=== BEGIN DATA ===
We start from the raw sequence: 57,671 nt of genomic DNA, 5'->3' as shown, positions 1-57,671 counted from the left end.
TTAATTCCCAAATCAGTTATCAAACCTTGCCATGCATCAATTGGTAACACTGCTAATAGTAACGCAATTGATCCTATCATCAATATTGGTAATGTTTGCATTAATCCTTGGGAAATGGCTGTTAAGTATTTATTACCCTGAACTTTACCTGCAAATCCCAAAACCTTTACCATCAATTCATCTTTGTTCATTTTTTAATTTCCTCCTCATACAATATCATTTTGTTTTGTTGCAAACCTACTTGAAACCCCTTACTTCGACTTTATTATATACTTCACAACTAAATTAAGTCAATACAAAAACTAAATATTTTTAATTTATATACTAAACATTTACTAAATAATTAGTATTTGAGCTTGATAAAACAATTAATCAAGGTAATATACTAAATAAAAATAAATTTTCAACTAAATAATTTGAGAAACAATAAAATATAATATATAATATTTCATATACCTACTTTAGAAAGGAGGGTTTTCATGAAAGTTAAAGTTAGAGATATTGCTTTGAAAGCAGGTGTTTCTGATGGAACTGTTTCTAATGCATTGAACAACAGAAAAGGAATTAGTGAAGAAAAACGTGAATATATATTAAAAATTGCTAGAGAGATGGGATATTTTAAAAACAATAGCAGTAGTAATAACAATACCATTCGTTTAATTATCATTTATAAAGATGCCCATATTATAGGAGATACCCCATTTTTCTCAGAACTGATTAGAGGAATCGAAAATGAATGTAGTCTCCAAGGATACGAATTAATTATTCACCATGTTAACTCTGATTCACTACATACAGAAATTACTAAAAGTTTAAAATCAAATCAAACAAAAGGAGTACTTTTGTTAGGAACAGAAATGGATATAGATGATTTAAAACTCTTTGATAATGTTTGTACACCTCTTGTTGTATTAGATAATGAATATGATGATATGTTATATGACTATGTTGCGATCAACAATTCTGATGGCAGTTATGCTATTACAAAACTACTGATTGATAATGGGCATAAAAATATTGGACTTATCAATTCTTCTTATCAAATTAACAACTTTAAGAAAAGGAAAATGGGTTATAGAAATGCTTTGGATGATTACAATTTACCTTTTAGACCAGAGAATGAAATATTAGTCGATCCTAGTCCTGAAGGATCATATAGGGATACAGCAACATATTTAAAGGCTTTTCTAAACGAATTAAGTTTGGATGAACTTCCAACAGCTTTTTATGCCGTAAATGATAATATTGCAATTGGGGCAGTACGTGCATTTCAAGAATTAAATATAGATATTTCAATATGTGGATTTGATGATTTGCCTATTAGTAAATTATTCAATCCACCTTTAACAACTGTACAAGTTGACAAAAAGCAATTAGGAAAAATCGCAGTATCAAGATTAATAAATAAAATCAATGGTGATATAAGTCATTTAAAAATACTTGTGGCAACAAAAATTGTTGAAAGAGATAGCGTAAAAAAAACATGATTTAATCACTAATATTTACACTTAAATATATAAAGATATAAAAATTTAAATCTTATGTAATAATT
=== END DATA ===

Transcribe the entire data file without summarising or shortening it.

We start from the raw sequence: 57,671 nt of genomic DNA, 5'->3' as shown, positions 1-57,671 counted from the left end.
TTAATTCCCAAATCAGTTATCAAACCTTGCCATGCATCAATTGGTAACACTGCTAATAGTAACGCAATTGATCCTATCATCAATATTGGTAATGTTTGCATTAATCCTTGGGAAATGGCTGTTAAGTATTTATTACCCTGAACTTTACCTGCAAATCCCAAAACCTTTACCATCAATTCATCTTTGTTCATTTTTTAATTTCCTCCTCATACAATATCATTTTGTTTTGTTGCAAACCTACTTGAAACCCCTTACTTCGACTTTATTATATACTTCACAACTAAATTAAGTCAATACAAAAACTAAATATTTTTAATTTATATACTAAACATTTACTAAATAATTAGTATTTGAGCTTGATAAAACAATTAATCAAGGTAATATACTAAATAAAAATAAATTTTCAACTAAATAATTTGAGAAACAATAAAATATAATATATAATATTTCATATACCTACTTTAGAAAGGAGGGTTTTCATGAAAGTTAAAGTTAGAGATATTGCTTTGAAAGCAGGTGTTTCTGATGGAACTGTTTCTAATGCATTGAACAACAGAAAAGGAATTAGTGAAGAAAAACGTGAATATATATTAAAAATTGCTAGAGAGATGGGATATTTTAAAAACAATAGCAGTAGTAATAACAATACCATTCGTTTAATTATCATTTATAAAGATGCCCATATTATAGGAGATACCCCATTTTTCTCAGAACTGATTAGAGGAATCGAAAATGAATGTAGTCTCCAAGGATACGAATTAATTATTCACCATGTTAACTCTGATTCACTACATACAGAAATTACTAAAAGTTTAAAATCAAATCAAACAAAAGGAGTACTTTTGTTAGGAACAGAAATGGATATAGATGATTTAAAACTCTTTGATAATGTTTGTACACCTCTTGTTGTATTAGATAATGAATATGATGATATGTTATATGACTATGTTGCGATCAACAATTCTGATGGCAGTTATGCTATTACAAAACTACTGATTGATAATGGGCATAAAAATATTGGACTTATCAATTCTTCTTATCAAATTAACAACTTTAAGAAAAGGAAAATGGGTTATAGAAATGCTTTGGATGATTACAATTTACCTTTTAGACCAGAGAATGAAATATTAGTCGATCCTAGTCCTGAAGGATCATATAGGGATACAGCAACATATTTAAAGGCTTTTCTAAACGAATTAAGTTTGGATGAACTTCCAACAGCTTTTTATGCCGTAAATGATAATATTGCAATTGGGGCAGTACGTGCATTTCAAGAATTAAATATAGATATTTCAATATGTGGATTTGATGATTTGCCTATTAGTAAATTATTCAATCCACCTTTAACAACTGTACAAGTTGACAAAAAGCAATTAGGAAAAATCGCAGTATCAAGATTAATAAATAAAATCAATGGTGATATAAGTCATTTAAAAATACTTGTGGCAACAAAAATTGTTGAAAGAGATAGCGTAAAAAAAACATGATTTAATCACTAATATTTACACTTAAATATATAAAGATATAAAAATTTAAATCTTATGTAATAATT